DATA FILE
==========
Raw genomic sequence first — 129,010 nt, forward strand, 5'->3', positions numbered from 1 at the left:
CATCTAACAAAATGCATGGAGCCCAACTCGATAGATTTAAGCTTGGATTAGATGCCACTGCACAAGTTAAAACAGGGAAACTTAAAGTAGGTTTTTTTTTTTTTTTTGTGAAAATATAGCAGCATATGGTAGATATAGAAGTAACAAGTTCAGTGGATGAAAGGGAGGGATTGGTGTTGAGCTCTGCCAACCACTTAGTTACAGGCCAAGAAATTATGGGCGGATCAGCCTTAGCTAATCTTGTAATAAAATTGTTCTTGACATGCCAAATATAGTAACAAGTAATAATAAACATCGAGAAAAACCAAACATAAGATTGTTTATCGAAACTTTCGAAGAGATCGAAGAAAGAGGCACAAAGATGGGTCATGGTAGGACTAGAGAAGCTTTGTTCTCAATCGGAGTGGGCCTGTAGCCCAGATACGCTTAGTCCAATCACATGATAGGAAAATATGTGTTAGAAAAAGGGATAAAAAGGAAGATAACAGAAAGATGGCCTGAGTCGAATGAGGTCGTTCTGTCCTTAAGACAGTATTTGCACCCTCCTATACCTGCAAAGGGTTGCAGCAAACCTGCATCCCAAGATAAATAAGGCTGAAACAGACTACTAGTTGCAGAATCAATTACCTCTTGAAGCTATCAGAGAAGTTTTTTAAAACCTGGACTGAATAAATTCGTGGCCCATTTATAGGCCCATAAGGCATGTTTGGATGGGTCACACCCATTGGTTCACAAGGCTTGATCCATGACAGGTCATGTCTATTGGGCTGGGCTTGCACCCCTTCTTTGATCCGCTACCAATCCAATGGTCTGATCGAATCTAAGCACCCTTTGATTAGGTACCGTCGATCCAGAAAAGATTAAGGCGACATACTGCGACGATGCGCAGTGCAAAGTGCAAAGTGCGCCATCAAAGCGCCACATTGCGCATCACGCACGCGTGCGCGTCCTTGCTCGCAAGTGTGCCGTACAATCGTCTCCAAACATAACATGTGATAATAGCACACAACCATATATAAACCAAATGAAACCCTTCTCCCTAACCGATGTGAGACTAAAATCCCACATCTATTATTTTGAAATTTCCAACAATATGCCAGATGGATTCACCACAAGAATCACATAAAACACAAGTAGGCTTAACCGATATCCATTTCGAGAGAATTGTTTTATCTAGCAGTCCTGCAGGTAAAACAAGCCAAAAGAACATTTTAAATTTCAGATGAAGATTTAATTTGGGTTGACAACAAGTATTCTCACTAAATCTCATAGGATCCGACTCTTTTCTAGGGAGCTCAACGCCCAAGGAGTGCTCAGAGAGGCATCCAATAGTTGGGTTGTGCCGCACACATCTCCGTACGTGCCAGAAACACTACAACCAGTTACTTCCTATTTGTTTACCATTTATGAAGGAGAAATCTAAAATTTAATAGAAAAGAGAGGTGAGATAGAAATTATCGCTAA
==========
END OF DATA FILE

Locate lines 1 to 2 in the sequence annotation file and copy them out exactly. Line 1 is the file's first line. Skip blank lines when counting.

Raw genomic sequence first — 129,010 nt, forward strand, 5'->3', positions numbered from 1 at the left:
CATCTAACAAAATGCATGGAGCCCAACTCGATAGATTTAAGCTTGGATTAGATGCCACTGCACAAGTTAAAACAGGGAAACTTAAAGTAGGTTTTTTTTTTTTTTTTGTGAAAATATAGCAGCATATGGTAGATATAGAAGTAACAAGTTCAGTGGATGAAAGGGAGGGATTGGTGTTGAGCTCTGCCAACCACTTAGTTACAGGCCAAGAAATTATGGGCGGATCAGCCTTAGCTAATCTTGTAATAAAATTGTTCTTGACATGCCAAATATAGTAACAAGTAATAATAAACATCGAGAAAAACCAAACATAAGATTGTTTATCGAAACTTTCGAAGAGATCGAAGAAAGAGGCACAAAGATGGGTCATGGTAGGACTAGAGAAGCTTTGTTCTCAATCGGAGTGGGCCTGTAGCCCAGATACGCTTAGTCCAATCACATGATAGGAAAATATGTGTTAGAAAAAGGGATAAAAAGGAAGATAACAGAAAGATGGCCTGAGTCGAATGAGGTCGTTCTGTCCTTAAGACAGTATTTGCACCCTCCTATACCTGCAAAGGGTTGCAGCAAACCTGCATCCCAAGATAAATAAGGCTGAAACAGACTACTAGTTGCAGAATCAATTACCTCTTGAAGCTATCAGAGAAGTTTTTTAAAACCTGGACTGAATAAATTCGTGGCCCATTTATAGGCCCATAAGGCATGTTTGGATGGGTCACACCCATTGGTTCACAAGGCTTGATCCATGACAGGTCATGTCTATTGGGCTGGGCTTGCACCCCTTCTTTGATCCGCTACCAATCCAATGGTCTGATCGAATCTAAGCACCCTTTGATTAGGTACCGTCGATCCAGAAAAGATTAAGGCGACATACTGCGACGATGCGCAGTGCAAAGTGCAAAGTGCGCCATCAAAGCGCCACATTGCGCATCACGCACGCGTGCGCGTCCTTGCTCGCAAGTGTGCCGTACAATCGTCTCCAAACATAACATGTGATAATAGCACACAACCATATATAAACCAAATGAAACCCTTCTCCCTAACCGATGTGAGACTAAAATCCCACATCTATTATTTTGAAATTTCCAACAATATGCCAGATGGATTCACCACAAGAATCACATAAAACACAAGTAGGCTTAACCGATATCCATTTCGAGAGAATTGTTTTATCTAGCAGTCCTGCAGGTAAAACAAGCCAAAAGAACATTTTAAATTTCAGATGAAGATTTAATTTGGGTTGACAACAAGTATTCTCACTAAATCTCATAGGATCCGACTCTTTTCTAGGGAGCTCAACGCCCAAGGAGTGCTCAGAGAGGCATCCAATAGTTGGGTTGTGCCGCACACATCTCCGTACGTGCCAGAAACACTACAACCAGTTACTTCCTATTTGTTTACCATTTATGAAGGAGAAATCTAAAATTTAATAGAAAAGAGAGGTGAGATAGAAATTATCGCTAA